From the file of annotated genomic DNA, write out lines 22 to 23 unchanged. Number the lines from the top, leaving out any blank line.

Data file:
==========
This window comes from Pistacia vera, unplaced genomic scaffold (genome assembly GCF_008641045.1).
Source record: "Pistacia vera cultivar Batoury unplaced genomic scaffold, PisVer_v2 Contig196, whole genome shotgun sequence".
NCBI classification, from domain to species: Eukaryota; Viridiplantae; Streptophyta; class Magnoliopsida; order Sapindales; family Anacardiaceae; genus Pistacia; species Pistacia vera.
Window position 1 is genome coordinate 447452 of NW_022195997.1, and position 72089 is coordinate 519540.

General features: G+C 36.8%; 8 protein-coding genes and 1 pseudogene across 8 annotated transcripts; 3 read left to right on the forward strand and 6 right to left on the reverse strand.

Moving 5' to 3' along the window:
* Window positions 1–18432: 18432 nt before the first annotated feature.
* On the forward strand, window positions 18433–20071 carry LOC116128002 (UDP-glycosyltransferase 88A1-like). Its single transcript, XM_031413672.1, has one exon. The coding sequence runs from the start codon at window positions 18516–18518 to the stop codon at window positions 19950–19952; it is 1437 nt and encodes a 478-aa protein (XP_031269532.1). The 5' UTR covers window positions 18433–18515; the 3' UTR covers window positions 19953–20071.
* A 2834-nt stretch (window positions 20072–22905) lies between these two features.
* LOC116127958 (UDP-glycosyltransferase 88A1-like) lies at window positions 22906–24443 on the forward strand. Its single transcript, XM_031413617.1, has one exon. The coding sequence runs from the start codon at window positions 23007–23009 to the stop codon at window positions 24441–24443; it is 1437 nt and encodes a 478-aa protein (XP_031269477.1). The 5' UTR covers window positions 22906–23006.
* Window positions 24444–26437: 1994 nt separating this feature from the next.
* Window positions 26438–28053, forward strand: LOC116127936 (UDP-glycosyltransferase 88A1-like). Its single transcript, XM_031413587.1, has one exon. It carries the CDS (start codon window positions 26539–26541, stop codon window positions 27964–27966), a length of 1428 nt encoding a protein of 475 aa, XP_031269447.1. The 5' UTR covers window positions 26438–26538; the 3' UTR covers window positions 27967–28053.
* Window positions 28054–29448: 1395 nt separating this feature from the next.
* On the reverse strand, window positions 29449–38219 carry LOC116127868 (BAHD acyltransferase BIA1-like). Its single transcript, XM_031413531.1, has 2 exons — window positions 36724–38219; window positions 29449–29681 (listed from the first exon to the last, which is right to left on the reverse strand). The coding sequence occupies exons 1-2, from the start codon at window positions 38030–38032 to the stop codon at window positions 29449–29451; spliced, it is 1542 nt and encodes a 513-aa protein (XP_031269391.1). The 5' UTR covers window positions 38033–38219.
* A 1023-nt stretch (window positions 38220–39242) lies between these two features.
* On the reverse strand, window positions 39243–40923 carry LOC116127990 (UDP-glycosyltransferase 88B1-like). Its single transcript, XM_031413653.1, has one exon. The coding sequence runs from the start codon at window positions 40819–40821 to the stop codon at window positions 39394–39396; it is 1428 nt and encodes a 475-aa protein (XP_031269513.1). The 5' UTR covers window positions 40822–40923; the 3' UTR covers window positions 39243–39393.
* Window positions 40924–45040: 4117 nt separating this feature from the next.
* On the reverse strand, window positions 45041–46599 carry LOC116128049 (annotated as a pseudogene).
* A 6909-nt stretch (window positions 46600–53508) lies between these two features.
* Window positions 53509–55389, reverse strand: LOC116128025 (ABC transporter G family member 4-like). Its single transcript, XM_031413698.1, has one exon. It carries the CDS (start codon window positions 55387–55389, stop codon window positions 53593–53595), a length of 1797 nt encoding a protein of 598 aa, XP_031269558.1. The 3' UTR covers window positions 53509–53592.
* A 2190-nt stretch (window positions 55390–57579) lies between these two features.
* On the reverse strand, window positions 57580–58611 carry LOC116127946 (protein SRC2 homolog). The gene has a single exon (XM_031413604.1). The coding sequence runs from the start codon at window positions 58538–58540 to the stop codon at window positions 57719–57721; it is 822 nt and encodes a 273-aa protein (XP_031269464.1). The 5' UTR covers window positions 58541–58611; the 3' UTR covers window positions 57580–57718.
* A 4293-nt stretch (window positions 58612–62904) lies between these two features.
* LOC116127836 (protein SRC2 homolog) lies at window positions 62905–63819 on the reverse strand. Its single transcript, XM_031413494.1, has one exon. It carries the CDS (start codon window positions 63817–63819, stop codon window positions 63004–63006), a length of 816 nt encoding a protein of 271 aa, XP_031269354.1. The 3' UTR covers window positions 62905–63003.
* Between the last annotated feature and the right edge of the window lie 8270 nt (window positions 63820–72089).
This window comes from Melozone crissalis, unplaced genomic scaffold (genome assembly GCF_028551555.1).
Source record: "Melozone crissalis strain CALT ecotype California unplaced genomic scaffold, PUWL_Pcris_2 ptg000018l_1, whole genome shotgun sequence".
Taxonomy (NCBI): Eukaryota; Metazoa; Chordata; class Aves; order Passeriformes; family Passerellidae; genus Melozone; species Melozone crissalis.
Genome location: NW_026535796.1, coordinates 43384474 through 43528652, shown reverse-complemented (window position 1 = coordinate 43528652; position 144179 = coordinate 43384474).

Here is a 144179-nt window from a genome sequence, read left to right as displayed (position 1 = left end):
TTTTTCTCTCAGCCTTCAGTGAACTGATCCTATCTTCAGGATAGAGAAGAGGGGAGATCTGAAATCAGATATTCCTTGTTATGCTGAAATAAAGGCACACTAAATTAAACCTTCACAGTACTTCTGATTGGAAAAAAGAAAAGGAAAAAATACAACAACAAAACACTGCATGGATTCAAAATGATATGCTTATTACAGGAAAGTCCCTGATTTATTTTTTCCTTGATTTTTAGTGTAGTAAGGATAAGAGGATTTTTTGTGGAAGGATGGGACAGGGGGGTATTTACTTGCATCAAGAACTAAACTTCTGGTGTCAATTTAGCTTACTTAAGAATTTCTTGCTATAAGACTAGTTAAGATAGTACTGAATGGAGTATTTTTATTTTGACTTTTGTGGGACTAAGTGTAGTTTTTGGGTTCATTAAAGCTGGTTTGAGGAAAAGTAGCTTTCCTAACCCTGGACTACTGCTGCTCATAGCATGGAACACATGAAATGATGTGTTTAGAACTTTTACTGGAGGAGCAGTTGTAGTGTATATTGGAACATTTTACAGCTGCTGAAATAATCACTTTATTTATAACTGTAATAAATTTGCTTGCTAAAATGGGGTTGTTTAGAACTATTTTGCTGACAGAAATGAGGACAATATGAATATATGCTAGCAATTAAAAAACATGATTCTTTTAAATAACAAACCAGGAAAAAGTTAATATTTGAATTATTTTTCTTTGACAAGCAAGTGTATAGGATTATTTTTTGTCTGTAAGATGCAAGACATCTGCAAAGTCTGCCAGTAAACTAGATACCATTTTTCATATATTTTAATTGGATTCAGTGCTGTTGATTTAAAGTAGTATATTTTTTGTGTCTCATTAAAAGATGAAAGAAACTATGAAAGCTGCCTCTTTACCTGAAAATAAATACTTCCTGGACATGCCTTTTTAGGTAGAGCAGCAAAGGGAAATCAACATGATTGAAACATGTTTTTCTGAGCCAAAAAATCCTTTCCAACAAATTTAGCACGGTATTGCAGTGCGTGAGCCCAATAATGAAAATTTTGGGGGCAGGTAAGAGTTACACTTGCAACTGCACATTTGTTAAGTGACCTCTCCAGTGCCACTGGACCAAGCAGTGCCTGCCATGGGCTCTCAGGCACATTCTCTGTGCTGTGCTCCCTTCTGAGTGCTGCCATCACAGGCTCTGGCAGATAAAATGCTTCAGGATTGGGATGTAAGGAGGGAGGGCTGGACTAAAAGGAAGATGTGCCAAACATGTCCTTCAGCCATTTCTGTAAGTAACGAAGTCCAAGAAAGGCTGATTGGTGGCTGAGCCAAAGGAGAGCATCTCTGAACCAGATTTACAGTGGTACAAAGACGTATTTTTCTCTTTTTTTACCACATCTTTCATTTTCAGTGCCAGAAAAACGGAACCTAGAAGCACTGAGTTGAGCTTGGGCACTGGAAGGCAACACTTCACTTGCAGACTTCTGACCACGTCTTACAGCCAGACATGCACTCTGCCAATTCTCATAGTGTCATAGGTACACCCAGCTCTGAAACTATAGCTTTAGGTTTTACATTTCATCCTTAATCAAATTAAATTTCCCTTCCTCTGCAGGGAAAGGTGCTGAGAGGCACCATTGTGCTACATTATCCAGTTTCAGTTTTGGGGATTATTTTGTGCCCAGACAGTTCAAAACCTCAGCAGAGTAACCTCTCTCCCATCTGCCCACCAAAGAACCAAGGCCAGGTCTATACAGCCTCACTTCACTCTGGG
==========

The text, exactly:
* On the reverse strand, window positions 57580–58611 carry LOC116127946 (protein SRC2 homolog). The gene has a single exon (XM_031413604.1). The coding sequence runs from the start codon at window positions 58538–58540 to the stop codon at window positions 57719–57721; it is 822 nt and encodes a 273-aa protein (XP_031269464.1). The 5' UTR covers window positions 58541–58611; the 3' UTR covers window positions 57580–57718.
* A 4293-nt stretch (window positions 58612–62904) lies between these two features.